Alimony and Divorce in Los Angeles
What are the basics of divorce in California?
California is a “no fault” state, meaning that the spouse requesting the divorce is not obligated to prove that the other spouse committed any wrongdoing. To secure a no fault divorce, the petitioning spouse need only state that the couple have “irreconcilable differences.”
In straightforward cases (e.g. the separation is not contentious), the spouses may opt for a “collaborative divorce” in which both parties hire a mediator or their own attorneys for the purpose of reaching an out-of-court settlement. However, in more contentious cases, it is definitely recommended that each party retain counsel to represent their interests in the family court proceedings.
Also, a summary (a/k/a “simple”) dissolution is available in California if the couple meets the following requirements:
1) Have been married for five years or less (from the date of marriage to date of separation).
2) Have no children together that were born before or during the marriage (and they are not expecting a child now).
3) Do not own land or any buildings.
4) Do not rent land or any buildings (except for current place of residence and as long as the couple does not have a 1-year lease or option to buy).
5) Do not have more than $6,000 in debt that was acquired since the date of marriage (a/k/a the “community obligations”). Note: this does not include car loans.
6) Have less than $41,000 in property gained during the marriage (a/k/a the “community property”). Note: cars do not count toward this number.
7) Do not have separate property totaling more than $41,000.
8) Agree that spousal support will not be paid to either spouse.
9) Have executed an agreement dividing the property (including cars) between the spouses.
10) One or both spouses have (i) resided in California for the past six months and (ii) in the county where the summary dissolution is filed for the past three months. If these residency requirements are not met, then the couple must go through the normal legal separation process, or they can opt to wait until the residency requirement is met.
How is property divided in a divorce?
California is a “community property” state, which means that all property gained by the couple during the marriage is deemed shared property and will be divided 50/50 between the parties. A couple can decide to apportion the property according to different percentages, but a judge must approve the agreement and issue a final order before it becomes binding. Also, before a couple is married they can execute a prenuptial agreement that clearly states how property will be divided in the event of a divorce.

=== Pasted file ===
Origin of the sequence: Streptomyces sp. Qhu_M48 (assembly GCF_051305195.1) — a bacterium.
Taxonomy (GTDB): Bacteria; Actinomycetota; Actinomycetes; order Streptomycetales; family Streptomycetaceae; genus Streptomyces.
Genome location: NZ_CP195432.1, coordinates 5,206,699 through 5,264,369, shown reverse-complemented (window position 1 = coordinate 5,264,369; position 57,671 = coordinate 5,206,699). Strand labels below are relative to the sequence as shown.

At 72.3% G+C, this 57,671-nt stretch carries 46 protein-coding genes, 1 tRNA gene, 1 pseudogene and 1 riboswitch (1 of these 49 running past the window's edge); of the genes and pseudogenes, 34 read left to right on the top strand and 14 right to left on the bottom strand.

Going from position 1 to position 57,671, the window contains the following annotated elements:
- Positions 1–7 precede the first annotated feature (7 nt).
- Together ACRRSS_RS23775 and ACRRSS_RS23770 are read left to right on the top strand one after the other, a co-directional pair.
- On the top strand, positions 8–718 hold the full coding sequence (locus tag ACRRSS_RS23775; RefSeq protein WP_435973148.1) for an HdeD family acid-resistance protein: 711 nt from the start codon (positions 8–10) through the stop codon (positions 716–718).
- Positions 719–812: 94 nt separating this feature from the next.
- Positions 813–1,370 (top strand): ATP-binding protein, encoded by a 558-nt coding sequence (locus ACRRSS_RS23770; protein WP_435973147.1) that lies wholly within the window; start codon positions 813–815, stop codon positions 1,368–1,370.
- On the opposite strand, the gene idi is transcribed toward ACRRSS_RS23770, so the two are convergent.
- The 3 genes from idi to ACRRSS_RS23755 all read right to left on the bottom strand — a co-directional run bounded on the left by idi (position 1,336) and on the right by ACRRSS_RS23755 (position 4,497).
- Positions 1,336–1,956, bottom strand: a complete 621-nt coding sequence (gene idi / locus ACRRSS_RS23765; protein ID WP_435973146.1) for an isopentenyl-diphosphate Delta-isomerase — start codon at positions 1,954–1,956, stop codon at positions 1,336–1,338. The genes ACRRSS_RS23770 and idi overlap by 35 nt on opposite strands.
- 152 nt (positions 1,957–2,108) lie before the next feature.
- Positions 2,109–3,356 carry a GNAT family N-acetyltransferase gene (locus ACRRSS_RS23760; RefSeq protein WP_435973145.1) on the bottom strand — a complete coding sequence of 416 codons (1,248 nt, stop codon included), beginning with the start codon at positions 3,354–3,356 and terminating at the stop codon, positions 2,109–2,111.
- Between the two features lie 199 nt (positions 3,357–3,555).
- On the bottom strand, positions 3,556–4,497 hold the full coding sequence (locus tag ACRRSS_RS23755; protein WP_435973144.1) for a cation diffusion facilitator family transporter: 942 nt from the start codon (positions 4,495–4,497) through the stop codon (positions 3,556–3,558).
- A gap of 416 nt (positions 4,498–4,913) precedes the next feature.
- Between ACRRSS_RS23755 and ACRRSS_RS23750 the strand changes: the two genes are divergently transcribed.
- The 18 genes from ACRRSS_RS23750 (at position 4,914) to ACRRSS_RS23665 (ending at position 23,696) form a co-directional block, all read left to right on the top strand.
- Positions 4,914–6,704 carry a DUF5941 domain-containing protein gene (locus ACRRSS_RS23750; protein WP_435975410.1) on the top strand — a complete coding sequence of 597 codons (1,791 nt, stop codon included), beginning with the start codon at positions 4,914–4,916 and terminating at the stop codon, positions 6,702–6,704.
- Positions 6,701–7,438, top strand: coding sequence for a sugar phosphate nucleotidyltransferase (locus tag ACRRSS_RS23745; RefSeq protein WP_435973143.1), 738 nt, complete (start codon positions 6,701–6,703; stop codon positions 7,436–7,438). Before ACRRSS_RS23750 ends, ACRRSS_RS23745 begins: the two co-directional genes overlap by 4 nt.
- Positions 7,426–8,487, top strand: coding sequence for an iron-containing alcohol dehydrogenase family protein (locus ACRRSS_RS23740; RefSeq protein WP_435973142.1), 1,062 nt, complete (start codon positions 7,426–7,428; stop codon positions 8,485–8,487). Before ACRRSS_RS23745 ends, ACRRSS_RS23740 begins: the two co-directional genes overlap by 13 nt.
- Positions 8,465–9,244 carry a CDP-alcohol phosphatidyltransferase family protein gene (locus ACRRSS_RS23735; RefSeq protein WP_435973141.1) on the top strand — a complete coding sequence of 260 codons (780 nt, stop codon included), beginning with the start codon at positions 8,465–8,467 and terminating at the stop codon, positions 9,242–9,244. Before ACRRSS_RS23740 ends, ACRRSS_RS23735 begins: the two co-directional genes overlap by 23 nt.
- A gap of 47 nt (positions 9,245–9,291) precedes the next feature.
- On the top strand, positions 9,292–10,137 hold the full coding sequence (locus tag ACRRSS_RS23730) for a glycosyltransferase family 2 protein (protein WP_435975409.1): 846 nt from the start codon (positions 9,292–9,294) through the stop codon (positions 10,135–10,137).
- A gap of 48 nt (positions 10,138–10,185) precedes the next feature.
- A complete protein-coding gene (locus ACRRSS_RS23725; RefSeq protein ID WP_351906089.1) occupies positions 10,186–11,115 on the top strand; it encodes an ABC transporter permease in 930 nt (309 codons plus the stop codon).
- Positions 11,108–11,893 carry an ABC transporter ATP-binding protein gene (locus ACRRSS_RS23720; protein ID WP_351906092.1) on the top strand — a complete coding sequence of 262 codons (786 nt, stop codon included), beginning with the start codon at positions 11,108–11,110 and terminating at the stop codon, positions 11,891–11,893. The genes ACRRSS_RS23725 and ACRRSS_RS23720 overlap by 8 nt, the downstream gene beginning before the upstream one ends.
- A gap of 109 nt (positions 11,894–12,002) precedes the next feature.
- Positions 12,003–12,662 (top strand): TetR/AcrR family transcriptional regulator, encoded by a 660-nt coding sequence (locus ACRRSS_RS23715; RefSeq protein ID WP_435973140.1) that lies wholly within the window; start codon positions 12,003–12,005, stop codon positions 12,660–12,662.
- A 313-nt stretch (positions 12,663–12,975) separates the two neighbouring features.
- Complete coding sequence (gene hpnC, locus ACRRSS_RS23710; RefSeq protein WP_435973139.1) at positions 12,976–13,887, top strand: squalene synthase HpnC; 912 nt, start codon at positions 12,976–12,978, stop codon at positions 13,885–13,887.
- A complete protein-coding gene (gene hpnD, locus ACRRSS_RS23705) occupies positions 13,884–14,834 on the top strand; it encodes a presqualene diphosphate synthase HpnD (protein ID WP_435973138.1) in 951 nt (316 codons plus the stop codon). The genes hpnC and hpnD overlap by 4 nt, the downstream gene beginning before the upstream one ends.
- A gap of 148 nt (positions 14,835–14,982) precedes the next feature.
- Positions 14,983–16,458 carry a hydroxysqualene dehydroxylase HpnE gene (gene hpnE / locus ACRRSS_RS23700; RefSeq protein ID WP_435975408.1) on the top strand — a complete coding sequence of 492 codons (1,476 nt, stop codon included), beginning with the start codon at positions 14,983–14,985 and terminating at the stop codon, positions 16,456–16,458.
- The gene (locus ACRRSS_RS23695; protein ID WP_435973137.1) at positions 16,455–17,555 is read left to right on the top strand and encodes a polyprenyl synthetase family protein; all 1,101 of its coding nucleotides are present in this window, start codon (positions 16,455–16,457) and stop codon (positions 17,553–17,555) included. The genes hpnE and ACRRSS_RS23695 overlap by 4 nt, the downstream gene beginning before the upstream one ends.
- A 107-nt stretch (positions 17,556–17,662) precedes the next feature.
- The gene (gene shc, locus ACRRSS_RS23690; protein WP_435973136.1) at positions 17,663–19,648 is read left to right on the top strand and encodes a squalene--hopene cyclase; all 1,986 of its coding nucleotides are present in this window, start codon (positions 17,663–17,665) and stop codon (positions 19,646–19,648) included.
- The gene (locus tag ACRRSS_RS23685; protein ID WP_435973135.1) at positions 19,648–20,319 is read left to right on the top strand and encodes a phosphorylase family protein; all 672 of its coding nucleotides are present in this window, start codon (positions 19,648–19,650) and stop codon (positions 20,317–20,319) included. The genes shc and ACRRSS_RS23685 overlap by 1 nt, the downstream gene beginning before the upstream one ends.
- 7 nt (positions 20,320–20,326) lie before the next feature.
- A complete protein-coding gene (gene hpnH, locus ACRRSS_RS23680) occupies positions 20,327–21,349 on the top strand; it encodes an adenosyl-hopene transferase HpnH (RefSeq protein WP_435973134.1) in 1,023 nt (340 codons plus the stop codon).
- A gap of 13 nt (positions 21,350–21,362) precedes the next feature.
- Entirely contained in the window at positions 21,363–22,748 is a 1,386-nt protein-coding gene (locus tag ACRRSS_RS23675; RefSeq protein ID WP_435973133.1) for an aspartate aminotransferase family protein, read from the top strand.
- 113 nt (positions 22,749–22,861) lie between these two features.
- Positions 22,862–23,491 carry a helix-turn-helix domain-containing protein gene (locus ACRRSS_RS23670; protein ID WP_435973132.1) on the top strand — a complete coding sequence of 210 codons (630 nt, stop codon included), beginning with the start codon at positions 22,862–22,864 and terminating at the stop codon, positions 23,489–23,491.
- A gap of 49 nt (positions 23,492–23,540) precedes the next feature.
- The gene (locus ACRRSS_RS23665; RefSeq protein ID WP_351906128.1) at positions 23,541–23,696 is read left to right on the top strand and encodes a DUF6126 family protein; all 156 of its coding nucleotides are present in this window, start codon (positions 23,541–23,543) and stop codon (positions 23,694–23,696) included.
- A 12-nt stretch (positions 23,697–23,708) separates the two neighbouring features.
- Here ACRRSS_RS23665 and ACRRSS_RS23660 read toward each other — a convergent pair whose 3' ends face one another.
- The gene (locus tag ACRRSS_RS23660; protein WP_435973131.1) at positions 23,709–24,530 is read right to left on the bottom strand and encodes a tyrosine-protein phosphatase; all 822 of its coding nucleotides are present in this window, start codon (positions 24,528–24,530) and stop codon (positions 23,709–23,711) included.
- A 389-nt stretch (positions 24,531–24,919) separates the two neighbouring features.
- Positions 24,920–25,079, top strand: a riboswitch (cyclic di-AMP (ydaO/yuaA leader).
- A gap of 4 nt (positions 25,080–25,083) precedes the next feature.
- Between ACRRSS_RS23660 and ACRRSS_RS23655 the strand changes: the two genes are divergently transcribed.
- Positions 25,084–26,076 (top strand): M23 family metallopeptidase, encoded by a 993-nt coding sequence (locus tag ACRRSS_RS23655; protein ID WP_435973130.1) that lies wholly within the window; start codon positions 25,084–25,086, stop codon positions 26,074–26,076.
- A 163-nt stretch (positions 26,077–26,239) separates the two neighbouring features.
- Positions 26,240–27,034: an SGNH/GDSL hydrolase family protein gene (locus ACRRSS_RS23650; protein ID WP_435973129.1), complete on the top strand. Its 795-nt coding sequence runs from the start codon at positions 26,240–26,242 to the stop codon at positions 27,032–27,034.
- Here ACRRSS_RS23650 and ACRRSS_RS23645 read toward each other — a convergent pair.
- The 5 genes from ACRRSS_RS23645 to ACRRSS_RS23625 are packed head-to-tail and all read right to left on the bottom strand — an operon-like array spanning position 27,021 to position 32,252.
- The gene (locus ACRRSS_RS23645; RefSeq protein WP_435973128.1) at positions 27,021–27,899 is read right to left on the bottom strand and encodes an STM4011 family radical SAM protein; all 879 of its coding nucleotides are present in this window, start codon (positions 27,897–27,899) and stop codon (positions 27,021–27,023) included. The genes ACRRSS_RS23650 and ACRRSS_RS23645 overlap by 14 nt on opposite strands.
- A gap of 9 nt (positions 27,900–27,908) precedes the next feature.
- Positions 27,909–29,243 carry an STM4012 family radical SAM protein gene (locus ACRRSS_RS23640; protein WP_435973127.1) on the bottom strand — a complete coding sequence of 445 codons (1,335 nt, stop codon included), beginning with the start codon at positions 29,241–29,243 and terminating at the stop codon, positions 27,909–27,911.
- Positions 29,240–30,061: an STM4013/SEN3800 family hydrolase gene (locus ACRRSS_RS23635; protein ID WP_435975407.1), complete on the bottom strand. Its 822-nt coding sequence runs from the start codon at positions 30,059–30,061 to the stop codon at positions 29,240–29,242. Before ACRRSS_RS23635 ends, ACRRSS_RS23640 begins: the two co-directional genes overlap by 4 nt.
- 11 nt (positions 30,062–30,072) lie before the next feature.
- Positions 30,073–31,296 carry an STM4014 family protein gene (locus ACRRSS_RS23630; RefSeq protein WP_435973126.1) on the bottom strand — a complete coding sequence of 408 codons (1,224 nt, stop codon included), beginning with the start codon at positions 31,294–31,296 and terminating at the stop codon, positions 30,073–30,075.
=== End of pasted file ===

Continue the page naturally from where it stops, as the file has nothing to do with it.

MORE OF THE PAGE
What is “spousal support” / “alimony”?
When a couple is divorced in the State of California, monthly “spousal support” a/k/a “alimony” payments can be owed pursuant to an order by the court or by agreement between the parties as part of a settlement.
These payments are intended to ease any unfair economic burdens that may occur for the spouse earning a low wage or no wage after the divorce. The amount of the spousal support and length of time it must be paid can vary depending on various factors, including:
1) Age, health, and financial situation of the spouses.
2) Earning ability of the spouses.
3) Standard of living during the marriage. (For example, if the spouse seeking support became accustomed to a high standard of living during the marriage, this may increase the amount of support owed.)
4) The length of the marriage.
5) Financial ability of the spouse paying support to support himself/herself.
Are there different types of spousal support / alimony?
There are various types of alimony which are set forth in California Family Code Section 4320. They include the following:
1) Temporary Alimony – this is money paid from spouse to the other prior to the divorce being finalized.
2) Rehabilitative Alimony – this is alimony paid until the spouse receiving alimony can support himself/herself.
3) Permanent Alimony – these are continuous alimony payments that are made until the spouse receiving alimony dies or becomes remarried.
4) Reimbursement Alimony – these payments are to reimburse a spouse for expenses of the other (for example, such as tuition payments).
5) Lump-sum Alimony – this is alimony that is ordered instead of a property settlement. In these cases, it does not matter if the spouse becomes remarried or cohabitates with someone else.
How can spousal support payments be enforced?
Spousal support payments are more difficult to enforce in comparison to child support payments, for example. When child support payments are not made, there are many ways to recover outstanding monies, such as the garnishing the parent’s wages, placing liens on accounts and other property, etc. In contrast, when a spouse is not paid spousal support, his/her only recourse is to take the other party to court and ask for an order of contempt.